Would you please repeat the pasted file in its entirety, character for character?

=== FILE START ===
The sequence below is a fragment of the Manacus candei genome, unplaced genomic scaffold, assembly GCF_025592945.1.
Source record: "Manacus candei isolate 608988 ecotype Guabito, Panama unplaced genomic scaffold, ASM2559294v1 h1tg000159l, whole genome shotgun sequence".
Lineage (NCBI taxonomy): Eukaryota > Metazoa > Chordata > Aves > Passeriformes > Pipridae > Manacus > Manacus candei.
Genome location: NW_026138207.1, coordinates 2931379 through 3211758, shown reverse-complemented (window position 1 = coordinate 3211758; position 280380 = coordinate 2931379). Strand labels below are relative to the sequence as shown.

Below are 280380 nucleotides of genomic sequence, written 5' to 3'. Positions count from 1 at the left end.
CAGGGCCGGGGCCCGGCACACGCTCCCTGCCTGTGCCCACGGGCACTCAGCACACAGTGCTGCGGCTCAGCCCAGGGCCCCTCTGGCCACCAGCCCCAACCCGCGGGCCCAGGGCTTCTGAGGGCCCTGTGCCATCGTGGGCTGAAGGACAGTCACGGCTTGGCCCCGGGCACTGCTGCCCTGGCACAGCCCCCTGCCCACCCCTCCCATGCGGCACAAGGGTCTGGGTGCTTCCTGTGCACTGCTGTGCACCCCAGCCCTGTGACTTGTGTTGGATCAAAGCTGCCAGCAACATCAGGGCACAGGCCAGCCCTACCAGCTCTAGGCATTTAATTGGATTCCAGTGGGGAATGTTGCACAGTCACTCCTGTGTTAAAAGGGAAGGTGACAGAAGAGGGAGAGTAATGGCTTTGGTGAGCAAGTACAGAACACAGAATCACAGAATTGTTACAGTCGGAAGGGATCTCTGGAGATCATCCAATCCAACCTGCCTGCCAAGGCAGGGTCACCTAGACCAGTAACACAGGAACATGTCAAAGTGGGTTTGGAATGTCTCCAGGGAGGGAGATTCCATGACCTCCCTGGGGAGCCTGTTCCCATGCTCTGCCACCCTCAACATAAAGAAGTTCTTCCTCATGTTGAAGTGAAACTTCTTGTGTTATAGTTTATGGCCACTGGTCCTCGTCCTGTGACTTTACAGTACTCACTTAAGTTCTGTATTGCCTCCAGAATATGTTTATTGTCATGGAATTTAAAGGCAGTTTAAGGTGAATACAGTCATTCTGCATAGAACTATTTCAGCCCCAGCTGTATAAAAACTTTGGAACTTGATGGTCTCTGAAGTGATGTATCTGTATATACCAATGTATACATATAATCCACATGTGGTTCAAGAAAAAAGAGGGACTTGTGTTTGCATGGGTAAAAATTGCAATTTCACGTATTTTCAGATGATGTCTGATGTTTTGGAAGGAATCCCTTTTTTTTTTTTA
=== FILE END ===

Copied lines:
The sequence below is a fragment of the Manacus candei genome, unplaced genomic scaffold, assembly GCF_025592945.1.
Source record: "Manacus candei isolate 608988 ecotype Guabito, Panama unplaced genomic scaffold, ASM2559294v1 h1tg000159l, whole genome shotgun sequence".
Lineage (NCBI taxonomy): Eukaryota > Metazoa > Chordata > Aves > Passeriformes > Pipridae > Manacus > Manacus candei.
Genome location: NW_026138207.1, coordinates 2931379 through 3211758, shown reverse-complemented (window position 1 = coordinate 3211758; position 280380 = coordinate 2931379). Strand labels below are relative to the sequence as shown.

Below are 280380 nucleotides of genomic sequence, written 5' to 3'. Positions count from 1 at the left end.
CAGGGCCGGGGCCCGGCACACGCTCCCTGCCTGTGCCCACGGGCACTCAGCACACAGTGCTGCGGCTCAGCCCAGGGCCCCTCTGGCCACCAGCCCCAACCCGCGGGCCCAGGGCTTCTGAGGGCCCTGTGCCATCGTGGGCTGAAGGACAGTCACGGCTTGGCCCCGGGCACTGCTGCCCTGGCACAGCCCCCTGCCCACCCCTCCCATGCGGCACAAGGGTCTGGGTGCTTCCTGTGCACTGCTGTGCACCCCAGCCCTGTGACTTGTGTTGGATCAAAGCTGCCAGCAACATCAGGGCACAGGCCAGCCCTACCAGCTCTAGGCATTTAATTGGATTCCAGTGGGGAATGTTGCACAGTCACTCCTGTGTTAAAAGGGAAGGTGACAGAAGAGGGAGAGTAATGGCTTTGGTGAGCAAGTACAGAACACAGAATCACAGAATTGTTACAGTCGGAAGGGATCTCTGGAGATCATCCAATCCAACCTGCCTGCCAAGGCAGGGTCACCTAGACCAGTAACACAGGAACATGTCAAAGTGGGTTTGGAATGTCTCCAGGGAGGGAGATTCCATGACCTCCCTGGGGAGCCTGTTCCCATGCTCTGCCACCCTCAACATAAAGAAGTTCTTCCTCATGTTGAAGTGAAACTTCTTGTGTTATAGTTTATGGCCACTGGTCCTCGTCCTGTGACTTTACAGTACTCACTTAAGTTCTGTATTGCCTCCAGAATATGTTTATTGTCATGGAATTTAAAGGCAGTTTAAGGTGAATACAGTCATTCTGCATAGAACTATTTCAGCCCCAGCTGTATAAAAACTTTGGAACTTGATGGTCTCTGAAGTGATGTATCTGTATATACCAATGTATACATATAATCCACATGTGGTTCAAGAAAAAAGAGGGACTTGTGTTTGCATGGGTAAAAATTGCAATTTCACGTATTTTCAGATGATGTCTGATGTTTTGGAAGGAATCCCTTTTTTTTTTTTA